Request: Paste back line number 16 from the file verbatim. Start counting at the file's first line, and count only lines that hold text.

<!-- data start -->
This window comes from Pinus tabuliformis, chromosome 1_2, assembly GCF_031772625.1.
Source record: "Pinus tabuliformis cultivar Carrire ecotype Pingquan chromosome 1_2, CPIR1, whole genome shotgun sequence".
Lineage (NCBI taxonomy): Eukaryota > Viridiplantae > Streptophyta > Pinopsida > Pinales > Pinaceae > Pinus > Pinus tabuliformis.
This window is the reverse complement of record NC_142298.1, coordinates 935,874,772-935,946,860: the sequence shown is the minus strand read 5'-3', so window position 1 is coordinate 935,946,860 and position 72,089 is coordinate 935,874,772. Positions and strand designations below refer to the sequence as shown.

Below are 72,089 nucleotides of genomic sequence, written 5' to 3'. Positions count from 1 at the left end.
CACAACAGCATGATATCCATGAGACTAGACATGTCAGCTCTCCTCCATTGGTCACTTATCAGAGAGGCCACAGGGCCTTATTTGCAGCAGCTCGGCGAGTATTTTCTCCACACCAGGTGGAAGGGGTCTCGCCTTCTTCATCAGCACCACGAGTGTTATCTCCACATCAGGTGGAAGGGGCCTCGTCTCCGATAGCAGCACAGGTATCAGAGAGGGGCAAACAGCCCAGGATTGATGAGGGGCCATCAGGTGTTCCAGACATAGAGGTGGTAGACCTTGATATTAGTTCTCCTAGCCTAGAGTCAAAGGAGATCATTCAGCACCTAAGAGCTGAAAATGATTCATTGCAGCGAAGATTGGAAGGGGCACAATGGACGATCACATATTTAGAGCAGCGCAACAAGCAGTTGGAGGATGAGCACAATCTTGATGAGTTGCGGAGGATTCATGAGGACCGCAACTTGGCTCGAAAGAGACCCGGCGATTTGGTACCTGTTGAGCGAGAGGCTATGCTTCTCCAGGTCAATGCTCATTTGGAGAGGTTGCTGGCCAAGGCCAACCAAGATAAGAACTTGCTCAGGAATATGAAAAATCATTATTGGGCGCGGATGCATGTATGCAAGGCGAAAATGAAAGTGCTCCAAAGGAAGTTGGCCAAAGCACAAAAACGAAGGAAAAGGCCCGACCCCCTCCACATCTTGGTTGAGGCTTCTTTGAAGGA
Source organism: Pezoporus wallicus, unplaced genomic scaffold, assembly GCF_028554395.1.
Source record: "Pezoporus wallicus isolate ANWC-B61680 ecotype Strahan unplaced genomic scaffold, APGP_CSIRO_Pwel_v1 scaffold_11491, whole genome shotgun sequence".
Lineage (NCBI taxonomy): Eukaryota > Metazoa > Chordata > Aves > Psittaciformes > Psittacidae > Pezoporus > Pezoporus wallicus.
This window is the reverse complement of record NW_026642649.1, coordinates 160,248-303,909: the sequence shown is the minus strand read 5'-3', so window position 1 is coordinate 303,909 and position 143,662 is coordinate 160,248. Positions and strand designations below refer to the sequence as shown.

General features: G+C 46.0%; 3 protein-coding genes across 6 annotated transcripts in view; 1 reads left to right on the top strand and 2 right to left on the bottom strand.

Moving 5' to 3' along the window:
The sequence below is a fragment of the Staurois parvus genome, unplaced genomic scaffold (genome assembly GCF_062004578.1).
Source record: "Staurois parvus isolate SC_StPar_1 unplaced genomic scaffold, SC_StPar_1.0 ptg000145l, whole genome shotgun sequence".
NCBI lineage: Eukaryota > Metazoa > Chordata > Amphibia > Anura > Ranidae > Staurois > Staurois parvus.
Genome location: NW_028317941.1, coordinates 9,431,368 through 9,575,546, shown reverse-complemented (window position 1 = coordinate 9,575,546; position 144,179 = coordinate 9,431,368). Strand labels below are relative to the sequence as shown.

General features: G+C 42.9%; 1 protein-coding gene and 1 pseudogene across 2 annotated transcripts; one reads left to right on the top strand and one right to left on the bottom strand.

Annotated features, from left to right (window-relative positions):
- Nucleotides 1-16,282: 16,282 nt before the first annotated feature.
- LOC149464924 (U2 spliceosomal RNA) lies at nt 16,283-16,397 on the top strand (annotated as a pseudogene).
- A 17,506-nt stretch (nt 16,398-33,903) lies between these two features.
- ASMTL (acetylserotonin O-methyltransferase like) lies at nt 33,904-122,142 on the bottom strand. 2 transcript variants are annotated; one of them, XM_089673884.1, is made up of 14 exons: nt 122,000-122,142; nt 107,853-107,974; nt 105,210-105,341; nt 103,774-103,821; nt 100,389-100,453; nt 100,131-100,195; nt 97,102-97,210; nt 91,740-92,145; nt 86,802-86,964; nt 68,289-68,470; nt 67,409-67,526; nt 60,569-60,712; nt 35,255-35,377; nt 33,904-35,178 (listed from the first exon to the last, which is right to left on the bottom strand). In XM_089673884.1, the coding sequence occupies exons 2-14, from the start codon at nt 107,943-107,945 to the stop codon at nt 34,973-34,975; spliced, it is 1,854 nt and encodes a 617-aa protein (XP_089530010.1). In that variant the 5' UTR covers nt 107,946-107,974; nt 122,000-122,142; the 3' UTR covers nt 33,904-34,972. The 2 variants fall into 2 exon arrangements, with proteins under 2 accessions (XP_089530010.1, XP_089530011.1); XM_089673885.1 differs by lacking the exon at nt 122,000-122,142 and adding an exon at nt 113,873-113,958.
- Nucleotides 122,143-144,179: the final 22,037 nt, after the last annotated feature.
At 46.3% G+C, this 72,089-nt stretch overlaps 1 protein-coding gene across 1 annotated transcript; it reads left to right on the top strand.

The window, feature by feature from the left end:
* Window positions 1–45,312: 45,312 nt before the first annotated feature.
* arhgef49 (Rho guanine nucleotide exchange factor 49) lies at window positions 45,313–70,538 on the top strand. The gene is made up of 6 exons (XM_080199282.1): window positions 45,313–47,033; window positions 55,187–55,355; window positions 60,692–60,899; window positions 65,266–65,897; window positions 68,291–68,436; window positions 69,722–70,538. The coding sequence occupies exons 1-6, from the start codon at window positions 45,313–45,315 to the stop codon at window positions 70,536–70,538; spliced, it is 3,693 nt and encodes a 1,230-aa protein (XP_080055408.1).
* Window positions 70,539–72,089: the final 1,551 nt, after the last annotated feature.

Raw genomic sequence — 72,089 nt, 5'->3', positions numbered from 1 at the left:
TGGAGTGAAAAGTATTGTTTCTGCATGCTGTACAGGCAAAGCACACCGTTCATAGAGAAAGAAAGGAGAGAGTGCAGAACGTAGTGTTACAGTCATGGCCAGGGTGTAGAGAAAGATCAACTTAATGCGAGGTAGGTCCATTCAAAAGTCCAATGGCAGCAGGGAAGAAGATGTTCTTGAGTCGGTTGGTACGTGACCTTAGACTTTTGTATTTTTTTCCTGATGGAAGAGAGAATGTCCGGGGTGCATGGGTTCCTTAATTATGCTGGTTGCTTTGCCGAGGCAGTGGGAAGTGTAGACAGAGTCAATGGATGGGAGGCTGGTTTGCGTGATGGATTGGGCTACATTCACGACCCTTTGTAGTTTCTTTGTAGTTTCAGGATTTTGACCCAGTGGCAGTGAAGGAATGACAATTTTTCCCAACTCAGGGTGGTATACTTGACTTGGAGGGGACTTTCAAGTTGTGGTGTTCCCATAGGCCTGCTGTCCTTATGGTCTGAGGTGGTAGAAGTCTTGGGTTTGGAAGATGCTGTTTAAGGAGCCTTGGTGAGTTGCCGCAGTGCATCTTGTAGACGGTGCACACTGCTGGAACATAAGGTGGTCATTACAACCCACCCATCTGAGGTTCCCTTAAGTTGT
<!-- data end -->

Genome location: NW_028317941.1, coordinates 9,431,368 through 9,575,546, shown reverse-complemented (window position 1 = coordinate 9,575,546; position 144,179 = coordinate 9,431,368). Strand labels below are relative to the sequence as shown.